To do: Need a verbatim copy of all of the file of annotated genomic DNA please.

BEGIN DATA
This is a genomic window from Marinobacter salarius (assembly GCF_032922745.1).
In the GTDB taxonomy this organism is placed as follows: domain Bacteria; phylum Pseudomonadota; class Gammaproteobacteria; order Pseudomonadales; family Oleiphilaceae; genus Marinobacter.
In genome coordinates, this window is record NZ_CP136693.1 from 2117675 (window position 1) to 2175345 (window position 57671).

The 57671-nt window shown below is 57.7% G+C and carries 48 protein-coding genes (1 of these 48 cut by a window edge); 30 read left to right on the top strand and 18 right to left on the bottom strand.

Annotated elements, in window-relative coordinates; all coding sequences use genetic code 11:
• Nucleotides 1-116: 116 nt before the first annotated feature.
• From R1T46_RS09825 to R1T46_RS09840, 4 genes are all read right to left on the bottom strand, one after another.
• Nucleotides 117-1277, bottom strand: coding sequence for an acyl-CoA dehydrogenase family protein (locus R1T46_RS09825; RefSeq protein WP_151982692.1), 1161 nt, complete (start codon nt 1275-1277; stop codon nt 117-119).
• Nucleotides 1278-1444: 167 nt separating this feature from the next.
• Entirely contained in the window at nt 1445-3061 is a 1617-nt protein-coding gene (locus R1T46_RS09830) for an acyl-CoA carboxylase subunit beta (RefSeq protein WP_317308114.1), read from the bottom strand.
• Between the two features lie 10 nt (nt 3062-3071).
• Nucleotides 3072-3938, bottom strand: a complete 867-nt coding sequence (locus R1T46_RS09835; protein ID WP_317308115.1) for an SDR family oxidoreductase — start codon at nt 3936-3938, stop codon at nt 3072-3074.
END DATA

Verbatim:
This is a genomic window from Marinobacter salarius (assembly GCF_032922745.1).
In the GTDB taxonomy this organism is placed as follows: domain Bacteria; phylum Pseudomonadota; class Gammaproteobacteria; order Pseudomonadales; family Oleiphilaceae; genus Marinobacter.
In genome coordinates, this window is record NZ_CP136693.1 from 2117675 (window position 1) to 2175345 (window position 57671).

The 57671-nt window shown below is 57.7% G+C and carries 48 protein-coding genes (1 of these 48 cut by a window edge); 30 read left to right on the top strand and 18 right to left on the bottom strand.

Annotated elements, in window-relative coordinates; all coding sequences use genetic code 11:
• Nucleotides 1-116: 116 nt before the first annotated feature.
• From R1T46_RS09825 to R1T46_RS09840, 4 genes are all read right to left on the bottom strand, one after another.
• Nucleotides 117-1277, bottom strand: coding sequence for an acyl-CoA dehydrogenase family protein (locus R1T46_RS09825; RefSeq protein WP_151982692.1), 1161 nt, complete (start codon nt 1275-1277; stop codon nt 117-119).
• Nucleotides 1278-1444: 167 nt separating this feature from the next.
• Entirely contained in the window at nt 1445-3061 is a 1617-nt protein-coding gene (locus R1T46_RS09830) for an acyl-CoA carboxylase subunit beta (RefSeq protein WP_317308114.1), read from the bottom strand.
• Between the two features lie 10 nt (nt 3062-3071).
• Nucleotides 3072-3938, bottom strand: a complete 867-nt coding sequence (locus R1T46_RS09835; protein ID WP_317308115.1) for an SDR family oxidoreductase — start codon at nt 3936-3938, stop codon at nt 3072-3074.